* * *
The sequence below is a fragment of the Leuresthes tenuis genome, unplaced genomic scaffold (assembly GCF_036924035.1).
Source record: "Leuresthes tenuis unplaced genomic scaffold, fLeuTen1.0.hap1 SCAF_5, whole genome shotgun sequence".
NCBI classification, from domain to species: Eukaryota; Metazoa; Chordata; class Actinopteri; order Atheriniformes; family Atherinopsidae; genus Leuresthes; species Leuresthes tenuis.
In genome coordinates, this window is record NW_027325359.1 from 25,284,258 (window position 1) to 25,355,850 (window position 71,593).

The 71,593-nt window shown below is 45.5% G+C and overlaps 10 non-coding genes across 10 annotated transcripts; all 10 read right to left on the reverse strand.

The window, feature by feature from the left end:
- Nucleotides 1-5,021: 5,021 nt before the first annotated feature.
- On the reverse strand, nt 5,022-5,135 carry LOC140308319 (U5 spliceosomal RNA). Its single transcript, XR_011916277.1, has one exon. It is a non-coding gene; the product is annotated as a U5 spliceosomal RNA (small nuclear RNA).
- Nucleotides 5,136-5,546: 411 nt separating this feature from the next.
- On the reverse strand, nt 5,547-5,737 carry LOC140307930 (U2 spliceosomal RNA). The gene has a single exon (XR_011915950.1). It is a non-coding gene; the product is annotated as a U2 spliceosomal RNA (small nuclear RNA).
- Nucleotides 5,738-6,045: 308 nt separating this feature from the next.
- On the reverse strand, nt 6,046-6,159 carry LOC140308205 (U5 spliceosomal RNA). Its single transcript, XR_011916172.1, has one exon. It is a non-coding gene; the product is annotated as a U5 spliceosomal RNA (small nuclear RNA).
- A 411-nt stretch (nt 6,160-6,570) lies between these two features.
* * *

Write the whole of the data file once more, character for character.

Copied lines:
The sequence below is a fragment of the Leuresthes tenuis genome, unplaced genomic scaffold (assembly GCF_036924035.1).
Source record: "Leuresthes tenuis unplaced genomic scaffold, fLeuTen1.0.hap1 SCAF_5, whole genome shotgun sequence".
NCBI classification, from domain to species: Eukaryota; Metazoa; Chordata; class Actinopteri; order Atheriniformes; family Atherinopsidae; genus Leuresthes; species Leuresthes tenuis.
In genome coordinates, this window is record NW_027325359.1 from 25,284,258 (window position 1) to 25,355,850 (window position 71,593).

The 71,593-nt window shown below is 45.5% G+C and overlaps 10 non-coding genes across 10 annotated transcripts; all 10 read right to left on the reverse strand.

The window, feature by feature from the left end:
- Nucleotides 1-5,021: 5,021 nt before the first annotated feature.
- On the reverse strand, nt 5,022-5,135 carry LOC140308319 (U5 spliceosomal RNA). Its single transcript, XR_011916277.1, has one exon. It is a non-coding gene; the product is annotated as a U5 spliceosomal RNA (small nuclear RNA).
- Nucleotides 5,136-5,546: 411 nt separating this feature from the next.
- On the reverse strand, nt 5,547-5,737 carry LOC140307930 (U2 spliceosomal RNA). The gene has a single exon (XR_011915950.1). It is a non-coding gene; the product is annotated as a U2 spliceosomal RNA (small nuclear RNA).
- Nucleotides 5,738-6,045: 308 nt separating this feature from the next.
- On the reverse strand, nt 6,046-6,159 carry LOC140308205 (U5 spliceosomal RNA). Its single transcript, XR_011916172.1, has one exon. It is a non-coding gene; the product is annotated as a U5 spliceosomal RNA (small nuclear RNA).
- A 411-nt stretch (nt 6,160-6,570) lies between these two features.